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33 Cards in this Set

  • Front
  • Back
M. A. D.
Mutually Assured Destruction
Pacifism
Opposition to war or violence as a means of settling disputes; specifically : refusal to bear arms on moral or religious grounds
Disarmament
The policy of eliminating a state's offensive weaponry; may occur for all classes of weapons or for specified weapons only; the logic of the policy is that fewer weapons leads to greater security.
Nuclear Proliferation
The spread of nuclear weapons or nuclear weapons technology; Nuclear Nonproliferation Treaty obligates nuclear powers not to transfer their nuclear technology to third countries and to work toward nuclear disarmament and obligates nonnuclear signatories to refrain from acquiring or developing the technology.
Unlimited Self Defense
There are some people who believe that, because of the nature of humans and the nature of the international system, unlimited self-defense is the prudent policy. Advocates of this approach are suspicious of arms control.
Functionalism
* War is caused by economic deprivation/
* Economic disparity cannot be solved in a system of intependent states.
* New functional units should be created to solve specific economic problems.
* People will develop habits of cooperation, which will spill over from economic cooperation to political cooperation.
* In the long run, economic disparities will lessen and war will be eliminated.
Collective Good
Public goods that are available to all regardless of individual contribution.
Jus In Bello
Acceptable wartime conduct
Jus Ad Bellum
Justifications to engage in war.
ICC
International Criminal Court
Universal Rights
Human righs believed to be basically the same at all times and in all cultures, a controversial notion.
Cultural Relativism
The belief that human rights, ethics, and morality are determined by cultures and history and therefore are not universally the same.
Universal Declaration of Human Rights
UN: Now, Therefore THE GENERAL ASSEMBLY proclaims THIS UNIVERSAL DECLARATION OF HUMAN RIGHTS as a common standard of achievement for all peoples and all nations, to the end that every individual and every organ of society, keeping this Declaration constantly in mind, shall strive by teaching and education to promote respect for these rights and freedoms and by progressive measures, national and international, to secure their universal and effective recognition and observance, both among the peoples of Member States themselves and among the peoples of territories under their jurisdiction.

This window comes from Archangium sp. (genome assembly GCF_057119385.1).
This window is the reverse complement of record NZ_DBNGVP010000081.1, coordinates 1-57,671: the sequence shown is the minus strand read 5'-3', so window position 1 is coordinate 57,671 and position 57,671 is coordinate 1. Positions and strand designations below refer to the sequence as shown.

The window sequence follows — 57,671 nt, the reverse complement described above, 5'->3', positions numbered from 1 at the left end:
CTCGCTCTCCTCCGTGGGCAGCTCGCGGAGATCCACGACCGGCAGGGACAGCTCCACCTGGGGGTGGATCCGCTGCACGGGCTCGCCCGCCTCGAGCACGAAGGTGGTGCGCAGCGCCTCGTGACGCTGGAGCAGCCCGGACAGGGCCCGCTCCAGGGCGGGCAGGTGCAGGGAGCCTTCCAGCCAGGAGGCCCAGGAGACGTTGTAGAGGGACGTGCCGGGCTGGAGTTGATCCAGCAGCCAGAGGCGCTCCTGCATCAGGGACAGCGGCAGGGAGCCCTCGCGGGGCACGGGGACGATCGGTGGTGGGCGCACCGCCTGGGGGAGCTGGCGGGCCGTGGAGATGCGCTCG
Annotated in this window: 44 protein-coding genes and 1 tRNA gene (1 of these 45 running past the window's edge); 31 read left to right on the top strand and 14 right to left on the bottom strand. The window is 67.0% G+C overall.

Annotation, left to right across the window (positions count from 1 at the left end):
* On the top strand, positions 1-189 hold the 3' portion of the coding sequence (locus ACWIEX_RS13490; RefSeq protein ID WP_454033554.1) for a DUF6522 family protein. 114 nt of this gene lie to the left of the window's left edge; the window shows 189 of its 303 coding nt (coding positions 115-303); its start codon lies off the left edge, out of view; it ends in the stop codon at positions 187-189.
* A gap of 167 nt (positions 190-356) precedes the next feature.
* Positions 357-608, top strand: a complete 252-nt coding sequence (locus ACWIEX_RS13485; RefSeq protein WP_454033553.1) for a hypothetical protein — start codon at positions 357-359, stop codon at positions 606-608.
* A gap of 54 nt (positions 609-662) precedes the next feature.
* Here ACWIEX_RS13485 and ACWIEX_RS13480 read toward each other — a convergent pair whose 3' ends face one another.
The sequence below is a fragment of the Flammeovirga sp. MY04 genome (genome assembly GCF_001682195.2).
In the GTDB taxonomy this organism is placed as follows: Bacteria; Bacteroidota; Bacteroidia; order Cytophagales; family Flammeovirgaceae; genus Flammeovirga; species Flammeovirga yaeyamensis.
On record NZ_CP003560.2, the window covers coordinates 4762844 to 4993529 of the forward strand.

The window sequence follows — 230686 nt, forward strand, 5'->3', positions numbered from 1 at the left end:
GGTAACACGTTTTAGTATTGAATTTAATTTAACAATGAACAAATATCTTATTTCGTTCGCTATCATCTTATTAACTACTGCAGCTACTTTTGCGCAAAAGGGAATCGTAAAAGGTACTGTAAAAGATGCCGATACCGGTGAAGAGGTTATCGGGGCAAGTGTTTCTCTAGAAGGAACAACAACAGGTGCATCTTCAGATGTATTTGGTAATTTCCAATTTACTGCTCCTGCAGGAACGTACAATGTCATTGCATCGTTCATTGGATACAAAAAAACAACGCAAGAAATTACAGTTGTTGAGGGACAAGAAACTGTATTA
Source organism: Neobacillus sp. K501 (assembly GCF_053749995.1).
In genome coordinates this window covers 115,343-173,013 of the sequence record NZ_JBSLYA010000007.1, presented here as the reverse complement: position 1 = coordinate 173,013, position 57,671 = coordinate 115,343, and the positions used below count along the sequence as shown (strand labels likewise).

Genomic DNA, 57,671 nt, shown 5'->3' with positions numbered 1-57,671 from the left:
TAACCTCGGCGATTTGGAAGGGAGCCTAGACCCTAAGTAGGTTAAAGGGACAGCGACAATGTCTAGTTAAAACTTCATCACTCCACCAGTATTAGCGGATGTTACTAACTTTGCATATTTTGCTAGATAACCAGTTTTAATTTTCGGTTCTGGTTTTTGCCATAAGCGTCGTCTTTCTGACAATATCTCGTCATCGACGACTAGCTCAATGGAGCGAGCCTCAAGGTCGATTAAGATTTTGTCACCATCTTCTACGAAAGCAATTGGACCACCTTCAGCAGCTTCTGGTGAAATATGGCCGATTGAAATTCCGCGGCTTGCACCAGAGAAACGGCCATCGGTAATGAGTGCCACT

The Fog of War
Lesson #1: Empathize with your enemy.
Lesson #2: Rationality will not save us.
Lesson #3: There's something beyond one's self.
Lesson #4: Mazimize efficiency.
Lesson #5: Poportionality should be a guideline in war.
Lesson #6: Get the data.
Lesson #7: Belief and seeing are both often wrong.
Lesson #8: Be prepared to reexamine your reasoning.
Lesson #9: In order to do good, you may have to engage in evil.
Lesson #10: Never say never.
Lesson #11: You can't change human nature.
Federalism
• War is caused by individual states exercising sovereignty.
• Peace will be achieved if states transfer sovereignty to a higher federal body.
• In a federal system, states will be joined together and sovereignty transferred to the collectivity.
• In a federal system, the root cause of war has been eliminated.
Functionalsim
• War is caused by economic deprivation
• Economic disparity cannot be solved in a system of independent states.
• New functional units should be created to solve specific economic problems.
• People will develop habits of cooperation, which will spill over from economic cooperation to political cooperation.
• In the long run, economic disparities will lessen and war will be eliminated.
Roth
War in Iraq: Not a Humanitarian Intervention

• The Level of Killing
• The Last Reasonable Option
• Humanitarian Purpose
• Compliance with Humanitarian Law